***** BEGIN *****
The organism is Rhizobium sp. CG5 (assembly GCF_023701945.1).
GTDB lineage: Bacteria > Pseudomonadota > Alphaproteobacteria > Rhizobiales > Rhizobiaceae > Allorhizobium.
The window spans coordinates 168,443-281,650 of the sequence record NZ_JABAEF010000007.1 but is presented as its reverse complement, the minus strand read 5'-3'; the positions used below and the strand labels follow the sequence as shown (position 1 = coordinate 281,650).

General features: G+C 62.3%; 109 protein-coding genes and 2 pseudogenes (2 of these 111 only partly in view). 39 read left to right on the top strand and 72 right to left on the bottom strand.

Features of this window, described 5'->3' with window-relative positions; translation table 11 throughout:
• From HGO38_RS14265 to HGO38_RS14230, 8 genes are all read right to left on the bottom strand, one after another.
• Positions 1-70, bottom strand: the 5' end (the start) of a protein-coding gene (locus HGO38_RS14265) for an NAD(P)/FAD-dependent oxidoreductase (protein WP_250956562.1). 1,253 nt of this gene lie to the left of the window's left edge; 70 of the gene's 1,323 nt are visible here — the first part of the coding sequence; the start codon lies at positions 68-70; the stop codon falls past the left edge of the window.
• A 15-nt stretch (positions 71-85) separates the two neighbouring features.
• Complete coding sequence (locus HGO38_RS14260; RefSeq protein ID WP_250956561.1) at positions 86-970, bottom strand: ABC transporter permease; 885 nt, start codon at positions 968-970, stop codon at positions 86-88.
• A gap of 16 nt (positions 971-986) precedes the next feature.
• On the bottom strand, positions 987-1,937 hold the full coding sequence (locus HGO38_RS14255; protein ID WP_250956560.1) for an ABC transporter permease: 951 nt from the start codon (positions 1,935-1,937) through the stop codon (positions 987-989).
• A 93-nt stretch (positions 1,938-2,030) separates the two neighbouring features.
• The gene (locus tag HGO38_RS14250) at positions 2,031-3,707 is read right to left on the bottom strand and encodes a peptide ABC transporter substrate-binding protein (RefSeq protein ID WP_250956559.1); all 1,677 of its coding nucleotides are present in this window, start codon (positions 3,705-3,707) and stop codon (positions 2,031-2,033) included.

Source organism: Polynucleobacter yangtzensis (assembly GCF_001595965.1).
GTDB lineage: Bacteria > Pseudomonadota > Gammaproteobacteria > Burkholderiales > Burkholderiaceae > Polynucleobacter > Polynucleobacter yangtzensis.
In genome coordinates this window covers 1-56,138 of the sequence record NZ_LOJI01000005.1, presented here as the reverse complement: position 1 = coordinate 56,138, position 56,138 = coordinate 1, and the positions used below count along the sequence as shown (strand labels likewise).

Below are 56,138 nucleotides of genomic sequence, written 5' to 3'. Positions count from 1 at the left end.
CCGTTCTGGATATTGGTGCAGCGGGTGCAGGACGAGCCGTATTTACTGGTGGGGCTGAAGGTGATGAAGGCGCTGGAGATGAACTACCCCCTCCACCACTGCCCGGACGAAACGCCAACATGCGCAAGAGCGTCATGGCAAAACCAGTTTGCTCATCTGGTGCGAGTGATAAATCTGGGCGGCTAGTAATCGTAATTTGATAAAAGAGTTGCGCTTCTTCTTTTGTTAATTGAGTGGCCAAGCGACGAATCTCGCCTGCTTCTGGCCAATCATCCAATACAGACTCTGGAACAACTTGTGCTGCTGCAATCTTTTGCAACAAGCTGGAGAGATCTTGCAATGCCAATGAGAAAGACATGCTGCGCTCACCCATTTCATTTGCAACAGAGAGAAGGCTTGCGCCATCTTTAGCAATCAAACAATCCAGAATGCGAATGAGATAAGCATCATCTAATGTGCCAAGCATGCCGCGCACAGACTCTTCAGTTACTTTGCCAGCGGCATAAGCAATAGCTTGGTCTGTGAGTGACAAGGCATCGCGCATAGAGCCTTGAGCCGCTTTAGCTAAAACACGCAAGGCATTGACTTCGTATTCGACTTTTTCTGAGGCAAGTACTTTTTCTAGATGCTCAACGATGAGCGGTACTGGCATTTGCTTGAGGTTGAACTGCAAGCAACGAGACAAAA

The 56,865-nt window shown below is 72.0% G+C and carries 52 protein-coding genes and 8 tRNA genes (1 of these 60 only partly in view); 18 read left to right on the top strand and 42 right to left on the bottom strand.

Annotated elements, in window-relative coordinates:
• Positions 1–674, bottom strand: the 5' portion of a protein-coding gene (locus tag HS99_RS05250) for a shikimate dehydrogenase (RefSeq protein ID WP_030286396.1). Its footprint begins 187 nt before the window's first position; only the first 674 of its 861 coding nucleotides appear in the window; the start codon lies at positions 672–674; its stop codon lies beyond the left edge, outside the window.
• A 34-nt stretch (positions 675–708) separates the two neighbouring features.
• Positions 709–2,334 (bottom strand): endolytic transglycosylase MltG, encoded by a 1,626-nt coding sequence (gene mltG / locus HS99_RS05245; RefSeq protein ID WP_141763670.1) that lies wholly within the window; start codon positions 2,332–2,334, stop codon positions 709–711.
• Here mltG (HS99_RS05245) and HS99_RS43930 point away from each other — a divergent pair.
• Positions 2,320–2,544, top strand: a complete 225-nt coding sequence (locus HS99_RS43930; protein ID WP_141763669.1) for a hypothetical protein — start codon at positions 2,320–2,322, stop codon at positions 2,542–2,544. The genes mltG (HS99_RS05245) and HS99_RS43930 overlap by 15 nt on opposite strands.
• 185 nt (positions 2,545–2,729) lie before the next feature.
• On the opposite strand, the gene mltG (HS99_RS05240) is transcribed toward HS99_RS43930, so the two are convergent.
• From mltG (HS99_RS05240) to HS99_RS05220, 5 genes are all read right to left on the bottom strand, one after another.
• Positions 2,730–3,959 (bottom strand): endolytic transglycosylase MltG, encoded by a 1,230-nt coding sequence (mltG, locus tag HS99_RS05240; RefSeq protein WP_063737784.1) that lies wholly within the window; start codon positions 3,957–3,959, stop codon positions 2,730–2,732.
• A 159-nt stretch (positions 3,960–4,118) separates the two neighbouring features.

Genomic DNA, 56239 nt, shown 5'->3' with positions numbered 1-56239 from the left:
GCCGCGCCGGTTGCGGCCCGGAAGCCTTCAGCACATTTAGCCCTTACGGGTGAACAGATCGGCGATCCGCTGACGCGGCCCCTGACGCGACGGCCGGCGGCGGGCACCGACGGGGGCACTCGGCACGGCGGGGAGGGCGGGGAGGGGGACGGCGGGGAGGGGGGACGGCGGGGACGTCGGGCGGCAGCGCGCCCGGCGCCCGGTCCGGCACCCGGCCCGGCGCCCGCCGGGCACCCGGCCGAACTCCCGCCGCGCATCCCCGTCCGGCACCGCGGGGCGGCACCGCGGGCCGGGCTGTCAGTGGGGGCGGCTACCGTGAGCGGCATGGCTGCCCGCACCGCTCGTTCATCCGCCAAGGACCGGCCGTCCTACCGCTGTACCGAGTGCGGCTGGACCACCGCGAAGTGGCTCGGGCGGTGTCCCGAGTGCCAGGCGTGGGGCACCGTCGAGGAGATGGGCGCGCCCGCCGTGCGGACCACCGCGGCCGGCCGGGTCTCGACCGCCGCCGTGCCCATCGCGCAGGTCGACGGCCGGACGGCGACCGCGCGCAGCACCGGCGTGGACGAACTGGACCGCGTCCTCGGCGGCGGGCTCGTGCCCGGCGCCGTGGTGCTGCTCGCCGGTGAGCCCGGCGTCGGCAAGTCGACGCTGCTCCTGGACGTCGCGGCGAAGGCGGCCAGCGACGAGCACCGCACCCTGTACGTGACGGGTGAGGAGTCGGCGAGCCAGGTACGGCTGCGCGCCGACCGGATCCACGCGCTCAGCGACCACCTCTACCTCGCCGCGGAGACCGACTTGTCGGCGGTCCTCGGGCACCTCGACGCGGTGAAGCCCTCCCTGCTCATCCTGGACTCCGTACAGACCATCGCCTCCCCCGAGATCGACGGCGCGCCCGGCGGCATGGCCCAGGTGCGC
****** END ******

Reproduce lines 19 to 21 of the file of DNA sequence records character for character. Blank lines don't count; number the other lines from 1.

The 56,865-nt window shown below is 72.0% G+C and carries 52 protein-coding genes and 8 tRNA genes (1 of these 60 only partly in view); 18 read left to right on the top strand and 42 right to left on the bottom strand.

Annotated elements, in window-relative coordinates:
• Positions 1–674, bottom strand: the 5' portion of a protein-coding gene (locus tag HS99_RS05250) for a shikimate dehydrogenase (RefSeq protein ID WP_030286396.1). Its footprint begins 187 nt before the window's first position; only the first 674 of its 861 coding nucleotides appear in the window; the start codon lies at positions 672–674; its stop codon lies beyond the left edge, outside the window.